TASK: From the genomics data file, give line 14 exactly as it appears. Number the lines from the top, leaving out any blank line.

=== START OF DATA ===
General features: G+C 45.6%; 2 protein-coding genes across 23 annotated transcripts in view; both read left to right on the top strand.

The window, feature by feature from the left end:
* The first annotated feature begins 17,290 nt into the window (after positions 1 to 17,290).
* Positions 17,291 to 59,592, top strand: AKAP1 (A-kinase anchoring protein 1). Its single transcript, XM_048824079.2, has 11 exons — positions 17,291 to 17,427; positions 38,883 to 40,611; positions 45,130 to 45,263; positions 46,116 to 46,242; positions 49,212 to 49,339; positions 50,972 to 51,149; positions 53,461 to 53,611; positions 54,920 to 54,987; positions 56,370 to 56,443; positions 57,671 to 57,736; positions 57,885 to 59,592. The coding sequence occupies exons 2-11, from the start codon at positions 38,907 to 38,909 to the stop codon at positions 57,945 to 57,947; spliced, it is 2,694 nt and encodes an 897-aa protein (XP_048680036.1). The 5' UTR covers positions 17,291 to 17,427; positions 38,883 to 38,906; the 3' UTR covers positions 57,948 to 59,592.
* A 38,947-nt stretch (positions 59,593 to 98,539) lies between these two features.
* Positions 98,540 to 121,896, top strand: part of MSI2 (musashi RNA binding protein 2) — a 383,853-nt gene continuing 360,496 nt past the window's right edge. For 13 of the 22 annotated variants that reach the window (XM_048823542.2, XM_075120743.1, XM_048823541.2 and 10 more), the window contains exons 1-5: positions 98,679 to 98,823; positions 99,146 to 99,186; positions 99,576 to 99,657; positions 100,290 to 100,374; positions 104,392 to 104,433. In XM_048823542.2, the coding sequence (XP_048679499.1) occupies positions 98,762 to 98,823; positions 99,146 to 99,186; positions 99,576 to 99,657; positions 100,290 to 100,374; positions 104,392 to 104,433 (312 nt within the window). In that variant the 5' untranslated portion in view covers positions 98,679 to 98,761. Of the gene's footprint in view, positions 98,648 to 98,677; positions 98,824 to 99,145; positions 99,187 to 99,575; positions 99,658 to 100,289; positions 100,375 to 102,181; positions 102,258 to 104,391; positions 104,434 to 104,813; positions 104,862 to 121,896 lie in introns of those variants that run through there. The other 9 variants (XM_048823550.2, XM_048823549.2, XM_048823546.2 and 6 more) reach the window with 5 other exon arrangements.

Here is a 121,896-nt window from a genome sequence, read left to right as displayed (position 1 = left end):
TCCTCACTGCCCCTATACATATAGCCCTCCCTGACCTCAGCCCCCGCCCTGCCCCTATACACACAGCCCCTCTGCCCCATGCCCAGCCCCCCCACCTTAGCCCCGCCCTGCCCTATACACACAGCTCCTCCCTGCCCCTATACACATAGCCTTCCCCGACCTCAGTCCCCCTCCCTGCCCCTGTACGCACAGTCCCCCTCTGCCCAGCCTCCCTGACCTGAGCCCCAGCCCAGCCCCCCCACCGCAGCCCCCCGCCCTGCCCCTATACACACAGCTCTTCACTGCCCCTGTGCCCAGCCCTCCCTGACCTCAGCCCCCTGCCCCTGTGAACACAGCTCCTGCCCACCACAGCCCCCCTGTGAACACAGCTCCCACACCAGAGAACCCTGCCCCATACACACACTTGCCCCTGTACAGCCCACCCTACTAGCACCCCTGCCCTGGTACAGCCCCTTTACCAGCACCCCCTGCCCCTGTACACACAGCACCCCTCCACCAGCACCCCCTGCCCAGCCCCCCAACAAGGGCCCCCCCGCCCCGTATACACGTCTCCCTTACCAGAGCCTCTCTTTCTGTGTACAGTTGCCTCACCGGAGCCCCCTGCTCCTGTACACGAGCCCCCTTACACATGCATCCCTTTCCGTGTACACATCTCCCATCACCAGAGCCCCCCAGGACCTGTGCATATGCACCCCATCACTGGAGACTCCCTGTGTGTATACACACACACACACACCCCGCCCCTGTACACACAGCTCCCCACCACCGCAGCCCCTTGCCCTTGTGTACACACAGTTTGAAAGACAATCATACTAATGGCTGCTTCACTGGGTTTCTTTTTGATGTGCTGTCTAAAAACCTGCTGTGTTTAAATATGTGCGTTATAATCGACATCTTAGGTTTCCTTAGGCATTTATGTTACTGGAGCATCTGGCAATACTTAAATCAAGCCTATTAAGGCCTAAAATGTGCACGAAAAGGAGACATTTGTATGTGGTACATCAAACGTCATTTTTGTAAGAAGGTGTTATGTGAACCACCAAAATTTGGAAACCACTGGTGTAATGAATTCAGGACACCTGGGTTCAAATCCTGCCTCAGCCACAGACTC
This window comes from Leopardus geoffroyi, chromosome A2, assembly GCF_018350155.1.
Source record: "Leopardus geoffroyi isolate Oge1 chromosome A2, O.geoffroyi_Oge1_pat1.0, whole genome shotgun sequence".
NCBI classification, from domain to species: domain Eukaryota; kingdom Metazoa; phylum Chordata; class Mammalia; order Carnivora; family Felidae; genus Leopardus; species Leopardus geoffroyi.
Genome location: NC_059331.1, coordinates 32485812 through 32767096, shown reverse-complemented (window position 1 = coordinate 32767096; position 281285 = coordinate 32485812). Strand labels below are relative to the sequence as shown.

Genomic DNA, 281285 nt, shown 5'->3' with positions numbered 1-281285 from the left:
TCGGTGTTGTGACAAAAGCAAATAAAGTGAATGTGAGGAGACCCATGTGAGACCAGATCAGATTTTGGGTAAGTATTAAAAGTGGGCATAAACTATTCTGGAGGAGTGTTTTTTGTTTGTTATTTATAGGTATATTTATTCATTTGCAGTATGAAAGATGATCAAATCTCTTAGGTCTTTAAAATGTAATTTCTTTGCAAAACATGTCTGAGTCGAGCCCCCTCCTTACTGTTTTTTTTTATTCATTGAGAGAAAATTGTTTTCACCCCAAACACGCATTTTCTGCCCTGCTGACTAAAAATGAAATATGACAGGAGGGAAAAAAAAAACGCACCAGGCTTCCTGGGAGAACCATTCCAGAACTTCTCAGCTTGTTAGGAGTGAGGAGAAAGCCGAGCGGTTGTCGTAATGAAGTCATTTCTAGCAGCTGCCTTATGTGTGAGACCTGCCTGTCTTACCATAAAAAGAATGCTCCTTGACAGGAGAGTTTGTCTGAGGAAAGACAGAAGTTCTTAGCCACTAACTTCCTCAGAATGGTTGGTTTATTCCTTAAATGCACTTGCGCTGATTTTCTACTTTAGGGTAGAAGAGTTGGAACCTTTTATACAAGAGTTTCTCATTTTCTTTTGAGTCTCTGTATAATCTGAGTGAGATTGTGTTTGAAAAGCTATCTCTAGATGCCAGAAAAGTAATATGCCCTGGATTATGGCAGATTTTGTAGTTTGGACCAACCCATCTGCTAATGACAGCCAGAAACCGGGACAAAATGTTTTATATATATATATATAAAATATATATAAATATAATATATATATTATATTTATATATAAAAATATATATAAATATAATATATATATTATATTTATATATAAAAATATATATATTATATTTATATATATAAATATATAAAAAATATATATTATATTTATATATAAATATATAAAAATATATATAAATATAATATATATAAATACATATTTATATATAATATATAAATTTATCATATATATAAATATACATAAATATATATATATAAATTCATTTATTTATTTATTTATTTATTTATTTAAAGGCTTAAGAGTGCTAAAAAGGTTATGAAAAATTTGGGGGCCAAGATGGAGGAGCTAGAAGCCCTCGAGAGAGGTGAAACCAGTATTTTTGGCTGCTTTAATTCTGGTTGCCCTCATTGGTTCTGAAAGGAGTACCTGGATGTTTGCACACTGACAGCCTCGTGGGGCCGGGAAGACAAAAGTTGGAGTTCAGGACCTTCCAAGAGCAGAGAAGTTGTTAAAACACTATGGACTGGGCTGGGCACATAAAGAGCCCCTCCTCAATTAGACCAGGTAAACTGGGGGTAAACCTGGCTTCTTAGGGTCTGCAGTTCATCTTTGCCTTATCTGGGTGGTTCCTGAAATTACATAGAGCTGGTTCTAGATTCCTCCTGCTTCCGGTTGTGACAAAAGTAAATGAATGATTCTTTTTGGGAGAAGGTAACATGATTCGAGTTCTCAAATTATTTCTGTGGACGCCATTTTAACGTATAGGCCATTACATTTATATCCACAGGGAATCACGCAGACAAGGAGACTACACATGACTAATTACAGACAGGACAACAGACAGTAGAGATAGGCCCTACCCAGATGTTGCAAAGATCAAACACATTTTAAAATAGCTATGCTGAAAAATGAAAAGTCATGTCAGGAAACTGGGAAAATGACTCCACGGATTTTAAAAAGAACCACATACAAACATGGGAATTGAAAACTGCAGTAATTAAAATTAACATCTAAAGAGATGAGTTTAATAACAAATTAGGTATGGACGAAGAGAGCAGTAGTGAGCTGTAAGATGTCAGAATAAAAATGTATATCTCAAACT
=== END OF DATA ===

TCGGTGTTGTGACAAAAGCAAATAAAGTGAATGTGAGGAGACCCATGTGAGACCAGATCAGATTTTGGGTAAGTATTAAAAGTGGGCATAAACTATTCTGGAGGAGTGTTTTTTGTTTGTTATTTATAGGTATATTTATTCATTTGCAGTATGAAAGATGATCAAATCTCTTAGGTCTTTAAAATGTAATTTCTTTGCAAAACATGTCTGAGTCGAGCCCCCTCCTTACTGTTTTTTTTTATTCATTGAGAGAAAATTGTTTTCACCCCAAACACGCATTTTCTGCCCTGCTGACTAAAAATGAAATATGACAGGAGGGAAAAAAAAAACGCACCAGGCTTCCTGGGAGAACCATTCCAGAACTTCTCAGCTTGTTAGGAGTGAGGAGAAAGCCGAGCGGTTGTCGTAATGAAGTCATTTCTAGCAGCTGCCTTATGTGTGAGACCTGCCTGTCTTACCATAAAAAGAATGCTCCTTGACAGGAGAGTTTGTCTGAGGAAAGACAGAAGTTCTTAGCCACTAACTTCCTCAGAATGGTTGGTTTATTCCTTAAATGCACTTGCGCTGATTTTCTACTTTAGGGTAGAAGAGTTGGAACCTTTTATACAAGAGTTTCTCATTTTCTTTTGAGTCTCTGTATAATCTGAGTGAGATTGTGTTTGAAAAGCTATCTCTAGATGCCAGAAAAGTAATATGCCCTGGATTATGGCAGATTTTGTAGTTTGGACCAACCCATCTGCTAATGACAGCCAGAAACCGGGACAAAATGTTTTATATATATATATATAAAATATATATAAATATAATATATATATTATATTTATATATAAAAATATATATAAATATAATATATATATTATATTTATATATAAAAATATATATATTATATTTATATATATAAATATATAAAAAATATATATTATATTTATATATAAATATATAAAAATATATATAAATATAATATATATAAATACATATTTATATATAATATATAAATTTATCATATATATAAATATACATAAATATATATATATAAATTCATTTATTTATTTATTTATTTATTTATTTAAAGGCTTAAGAGTGCTAAAAAGGTTATGAAAAATTTGGGGGCCAAGATGGAGGAGCTAGAAGCCCTCGAGAGAGGTGAAACCAGTATTTTTGGCTGCTTTAATTCTGGTTGCCCTCATTGGTTCTGAAAGGAGTACCTGGATGTTTGCACACTGACAGCCTCGTGGGGCCGGGAAGACAAAAGTTGGAGTTCAGGACCTTCCAAGAGCAGAGAAGTTGTTAAAACACTATGGACTGGGCTGGGCACATAAAGAGCCCCTCCTCAATTAGACCAGGTAAACTGGGGGTAAACCTGGCTTCTTAGGGTCTGCAGTTCATCTTTGCCTTATCTGGGTGGTTCCTGAAATTACATAGAGCTGGTTCTAGATTCCTCCTGCTTCCGGTTGTGACAAAAGTAAATGAATGATTCTTTTTGGGAGAAGGTAACATGATTCGAGTTCTCAAATTATTTCTGTGGACGCCATTTTAACGTATAGGCCATTACATTTATATCCACAGGGAATCACGCAGACAAGGAGACTACACATGACTAATTACAGACAGGACAACAGACAGTAGAGATAGGCCCTACCCAGATGTTGCAAAGATCAAACACATTTTAAAATAGCTATGCTGAAAAATGAAAAGTCATGTCAGGAAACTGGGAAAATGACTCCACGGATTTTAAAAAGAACCACATACAAACATGGGAATTGAAAACTGCAGTAATTAAAATTAACATCTAAAGAGATGAGTTTAATAACAAATTAGGTATGGACGAAGAGAGCAGTAGTGAGCTGTAAGATGTCAGAATAAAAATGTATATCTCAAACT